|1918 KANSAS AND KANSANS||Chapter 51||Part 1|
BY MRS. EDITH CONNELLEY ROSS
Gov. THOMAS A. OSBORN
[Copy by Willard of Portrait in Library of Kansas State Historical Society]
Thomas A. Osborn, the sixth governor of Kansas, was born at Meadville, Pennsylvania, October 26, 1836. There he attended the public schools, and also began his printer's apprenticeship. By his work at the printer's case he paid his way through Alleghany College.
In 1856 he commenced the study of law in the office of Judge Derrickson, of Meadville. He was admitted to the bar in Michigan in 1857. In November of the same year he came to Kansas. He stopped at Lawrence, and obtained employment as a compositor on the Herald of Freedom. By industry and ability he soon became foreman, and the paper was often left completely in his hands.
Before he was twenty-two years old Thomas A. Osborn was practicing law at Elwood, Doniphan County. He was recognized as a good lawyer and a man of integrity and ability. He was a firm Republican and Free-State man.
In 1859 he was elected Senator from Doniphan County, and took his seat in 1861. The following term he was chosen President of the Senate. He filled this position during the absence of the Lieutenant-Governor, and during the impeachment trial of Governor Robinson.
Mr. Osborn was elected Lieutenant-Governor of Kansas in 1862, defeating John J. Ingalls. At the expiration of his term of office he was appointed United States Marshal of Kansas by President Abraham Lincoln. He held this position until 1867, during which time he made his home in Leavenworth. He was removed from office for opposing the policy of President Johnson.
The wedding of Mr. Osborn to Miss Julia Delehay, of Leavenworth, took place in 1870. Miss Delehay was a beautiful and talented woman, a blood-relation of Abraham Lincoln. They had one son, Edward, born in 1871.
In 1872 Mr. Osborn was nominated as the Republican candidate for Governor of Kansas. He was elected, and began his term in 1873. The year of 1874 was the dreadful "Grasshopper Year" of Kansas - the year when these pests destroyed all crops and caused famine and untold suffering. Governor Osborn called a special session of the Legislature, which decided the emergency must be met by the issue of county bonds. Relief committees were organized, and relief sent to the sufferers. Also, during this year, the Indians began stealing from the settlers of Barber County, and the southern border generally. United States Cavalry, sent to recover the plunder, unfortunately killed a son of Little Robe, a Cheyenne Chief. This precipitated murder and raids.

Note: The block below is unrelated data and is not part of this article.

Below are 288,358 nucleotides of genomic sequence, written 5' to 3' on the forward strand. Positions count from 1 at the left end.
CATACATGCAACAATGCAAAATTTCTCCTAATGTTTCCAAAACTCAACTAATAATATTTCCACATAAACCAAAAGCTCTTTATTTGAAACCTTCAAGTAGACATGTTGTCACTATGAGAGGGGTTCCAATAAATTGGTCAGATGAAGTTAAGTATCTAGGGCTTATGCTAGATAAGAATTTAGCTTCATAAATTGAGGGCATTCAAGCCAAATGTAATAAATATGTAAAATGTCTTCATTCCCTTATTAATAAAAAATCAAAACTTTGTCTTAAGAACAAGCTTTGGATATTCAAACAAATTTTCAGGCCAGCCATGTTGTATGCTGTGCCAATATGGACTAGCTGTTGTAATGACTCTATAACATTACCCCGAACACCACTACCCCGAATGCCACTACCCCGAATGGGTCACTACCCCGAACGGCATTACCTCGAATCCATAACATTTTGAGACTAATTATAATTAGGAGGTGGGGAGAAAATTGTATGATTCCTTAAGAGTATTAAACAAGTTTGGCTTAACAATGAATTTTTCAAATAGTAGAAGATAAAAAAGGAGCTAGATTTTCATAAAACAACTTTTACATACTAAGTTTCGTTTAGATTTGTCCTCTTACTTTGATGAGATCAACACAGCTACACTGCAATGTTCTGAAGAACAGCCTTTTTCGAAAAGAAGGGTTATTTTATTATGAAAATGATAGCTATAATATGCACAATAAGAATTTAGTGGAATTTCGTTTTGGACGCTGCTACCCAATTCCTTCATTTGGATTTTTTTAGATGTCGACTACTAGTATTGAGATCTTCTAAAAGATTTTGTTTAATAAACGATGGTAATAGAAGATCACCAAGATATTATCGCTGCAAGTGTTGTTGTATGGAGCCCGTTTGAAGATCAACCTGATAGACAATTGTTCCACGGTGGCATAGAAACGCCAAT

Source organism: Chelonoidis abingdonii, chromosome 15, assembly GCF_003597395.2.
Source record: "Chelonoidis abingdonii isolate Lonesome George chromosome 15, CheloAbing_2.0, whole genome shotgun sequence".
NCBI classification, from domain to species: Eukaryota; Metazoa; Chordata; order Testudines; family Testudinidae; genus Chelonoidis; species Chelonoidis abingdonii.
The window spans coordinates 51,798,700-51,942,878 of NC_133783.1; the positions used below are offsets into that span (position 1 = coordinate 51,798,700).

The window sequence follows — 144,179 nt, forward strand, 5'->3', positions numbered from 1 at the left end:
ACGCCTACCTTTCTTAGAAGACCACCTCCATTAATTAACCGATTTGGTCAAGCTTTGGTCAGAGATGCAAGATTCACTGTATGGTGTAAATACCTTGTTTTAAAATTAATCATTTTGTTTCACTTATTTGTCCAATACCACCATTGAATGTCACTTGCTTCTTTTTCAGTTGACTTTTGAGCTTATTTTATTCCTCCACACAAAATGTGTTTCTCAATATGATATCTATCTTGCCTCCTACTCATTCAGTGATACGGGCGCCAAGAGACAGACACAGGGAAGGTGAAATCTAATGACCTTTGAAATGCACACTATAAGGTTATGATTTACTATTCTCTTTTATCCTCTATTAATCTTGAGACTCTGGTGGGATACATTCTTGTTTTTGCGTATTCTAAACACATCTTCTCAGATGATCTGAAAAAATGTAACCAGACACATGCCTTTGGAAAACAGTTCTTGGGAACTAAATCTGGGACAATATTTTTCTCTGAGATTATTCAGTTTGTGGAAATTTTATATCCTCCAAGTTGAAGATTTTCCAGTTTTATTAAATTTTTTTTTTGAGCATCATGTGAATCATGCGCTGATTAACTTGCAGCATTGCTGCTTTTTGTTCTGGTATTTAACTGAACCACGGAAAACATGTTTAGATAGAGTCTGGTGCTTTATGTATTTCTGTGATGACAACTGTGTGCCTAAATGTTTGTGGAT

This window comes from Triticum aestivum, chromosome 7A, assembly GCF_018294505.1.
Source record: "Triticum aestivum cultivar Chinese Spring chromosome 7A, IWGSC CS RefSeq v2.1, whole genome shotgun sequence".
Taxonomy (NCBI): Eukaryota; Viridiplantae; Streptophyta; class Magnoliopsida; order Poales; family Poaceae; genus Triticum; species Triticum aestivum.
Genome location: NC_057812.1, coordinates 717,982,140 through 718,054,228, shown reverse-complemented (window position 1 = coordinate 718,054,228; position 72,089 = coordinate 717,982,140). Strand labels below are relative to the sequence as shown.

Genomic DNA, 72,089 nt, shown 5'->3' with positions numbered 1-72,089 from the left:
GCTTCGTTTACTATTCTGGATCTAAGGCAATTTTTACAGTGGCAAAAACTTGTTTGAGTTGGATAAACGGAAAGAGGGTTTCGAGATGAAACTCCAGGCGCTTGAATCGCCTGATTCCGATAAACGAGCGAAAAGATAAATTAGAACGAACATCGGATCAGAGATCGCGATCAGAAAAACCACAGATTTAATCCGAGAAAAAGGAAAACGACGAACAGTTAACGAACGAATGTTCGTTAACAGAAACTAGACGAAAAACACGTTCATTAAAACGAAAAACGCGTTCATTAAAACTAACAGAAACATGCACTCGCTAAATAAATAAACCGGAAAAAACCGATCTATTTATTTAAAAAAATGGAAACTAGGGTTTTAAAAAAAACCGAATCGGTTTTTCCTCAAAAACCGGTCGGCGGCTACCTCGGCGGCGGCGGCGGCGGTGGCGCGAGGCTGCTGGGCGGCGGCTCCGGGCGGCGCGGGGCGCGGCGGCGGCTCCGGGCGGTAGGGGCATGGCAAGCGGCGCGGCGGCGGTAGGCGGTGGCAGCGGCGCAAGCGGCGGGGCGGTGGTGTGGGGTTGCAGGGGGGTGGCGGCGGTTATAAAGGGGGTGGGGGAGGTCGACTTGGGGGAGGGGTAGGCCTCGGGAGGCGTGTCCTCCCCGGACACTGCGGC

Governor Osborn was in a position requiring great diplomacy. Some citizens demanded immediate vengeance, and some urged unlimited forbearance. However, he steered a successful middle course, subduing the savages, keeping the militia on the border, and yet not offending the more timid citizens by reckless fighting.
Governor Osborn was a far-sighted and prudent man, and urged on the Legislature the necessity of economy. His administration was noted for careful handling of the State funds.
Also, at this time, much was done toward colonizing and settling more land. Every encouragement was given the settler. A huge band of Mennonites from Southern Russia settled in the Arkansas Valley in 1874. Owing to the increase of population a number of new counties were organized.
In 1876 came the Centennial Exposition at Philadelphia. Thirty thousand dollars was spent for a beautiful Kansas exhibit. This brought Kansas much before the public eye. Her merits were more than ever discussed and investigated, and many new citizens were added to her people as a consequence.
On January 29, 1873, the two houses of the Legislature met in a joint session, to ballot for a United States Senator to succeed Pomeroy, whose term had expired. Before the vote was taken State Senator Alexander M. York rose and accused Pomeroy of bribing him to vote for him - Pomeroy. Pomeroy was defeated.
On the twenty-fourth of March, Senator Caldwell resigned and Governor Osborn appointed Robert Crozier to fill his unexpired term. Also, he appointed John Francis to succeed the State Treasurer, Josiah E. Hayes, who had been impeached and resigned.
In 1877, Governor Osborn was defeated for United States Senator by Preston B. Plumb.
He was appointed United States Minister to Chili by President Hayes in 1877. He filled this distinguished position for four years, at the end of which time he was sent by President Garfield to Brazil as United States Minister. His diplomatic career was distinguished for its scrupulous care and attention to the business and interest of the United States.
On is return to Kansas, in 1885, he made it known that he had no further desire for public office, preferring private life. But he was elected State Senator in 1889 by Shawnee County. He was active politically till the day of his death. In 1888 he was head of the Kansas Delegation at the National Republican Convention.
Governor Osborn's wife, always fragile in health, died in 1892. In 1898 he became engaged to Mrs. Marguerite Fowler Richmond, of Meadville, Pennsylvania. She was a beautiful woman, and of a noted family. But before the wedding took place Governor Osborn died. His death occurred February 4, 1889, at Meadville, a few days before the time fixed for the wedding. It was caused by a hemorrhage of the stomach. Governor Osborn's body was brought to Kansas, and placed beside that of his wife in a Topeka cemetery.
He was one of the most brilliant governors of Kansas, and his long career as an honored statesmen is a source of State pride.
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